12. Excellent Idea!

    I've wondered about creating my own cammo before, but never truly had the motivation to do it. LoL Sooooo go for it! It seems like a perfectly good idea to me. I'd love to see the results of your experiments. Hell, if it turns out well, I'll even make a YouTube video about it and tell people how you did it! Or how they can buy the designs from YOU.. HEHEHEHE

    MilPro
     
  13. BarryHalls

    BarryHalls G&G Evangelist


    Yeah, it really could. I've always been a big fan of the old Vietnam era tiger stripe camo, and really, it's not that different from the lines found in tie die. I would alter the process a little to try to create alternating vertical stripes, with occasional oblique and horizontal slashes. To me, that's what best blends in with trees and other brush, which grow vertically.

    From my limited experience dying, and tie dying, I think you'll have left over white splotches after the tie dying process. SO, IMO the best way to create a drab, fully died camo would be to do the tie dying with bold black, green, and brown, and then, after the dye has set, do a light dying in tan with the garment fully unfolded, so that the colors all wash a little drabber and the whites are all died tan.

    The areas already dyed, if dyed thoroughly, won't take much of the color, but a good tan should help to dull the other colors.
     
    Last edited: Sep 7, 2010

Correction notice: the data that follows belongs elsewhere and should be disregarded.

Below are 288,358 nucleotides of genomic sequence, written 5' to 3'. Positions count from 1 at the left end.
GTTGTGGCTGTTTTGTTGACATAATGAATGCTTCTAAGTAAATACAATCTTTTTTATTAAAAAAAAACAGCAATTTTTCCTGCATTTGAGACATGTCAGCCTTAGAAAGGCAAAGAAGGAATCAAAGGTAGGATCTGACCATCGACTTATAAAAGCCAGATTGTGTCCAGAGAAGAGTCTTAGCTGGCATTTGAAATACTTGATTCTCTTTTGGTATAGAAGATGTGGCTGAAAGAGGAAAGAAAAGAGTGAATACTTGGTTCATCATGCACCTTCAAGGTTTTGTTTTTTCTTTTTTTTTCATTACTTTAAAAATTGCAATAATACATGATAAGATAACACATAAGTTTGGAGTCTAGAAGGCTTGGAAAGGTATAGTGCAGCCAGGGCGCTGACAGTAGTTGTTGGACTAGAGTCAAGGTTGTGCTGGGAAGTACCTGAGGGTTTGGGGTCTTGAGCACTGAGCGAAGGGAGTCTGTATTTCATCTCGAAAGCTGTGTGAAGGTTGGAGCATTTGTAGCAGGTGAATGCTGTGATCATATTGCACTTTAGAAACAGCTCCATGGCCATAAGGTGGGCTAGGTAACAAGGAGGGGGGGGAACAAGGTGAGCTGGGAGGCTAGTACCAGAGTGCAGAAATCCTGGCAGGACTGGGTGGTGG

14. thats actually what I was thinking about doing. I was even thinking about maby trying to find some shirts or what ever that are already a tan color, then try tie dyi'ing that and see if I could get it to work.
     
  15. larmus

    larmus G&G Enthusiast

    if you start with a brown/tan shirt, all other additional dye colors will go darker. So depending on how dark you want to go then think about colored shirts.
     
  16. ya, I thought about that too larmus. I am going to test it and see if i can do it without them bing to dark but we will see. I went to walmart and they actually have a tie die camo color kit for about 15 bucks. Atm I cant really spend the money on it but I think next week Im going to pick one up and give it a try. Something else I thought about was after I do the tie dye and the die sets maby trying to take the shirt and open it up and then use a light brown on all the white areas. I may have to dilute the ink to get it ot work right. one of those things im ganna have to try.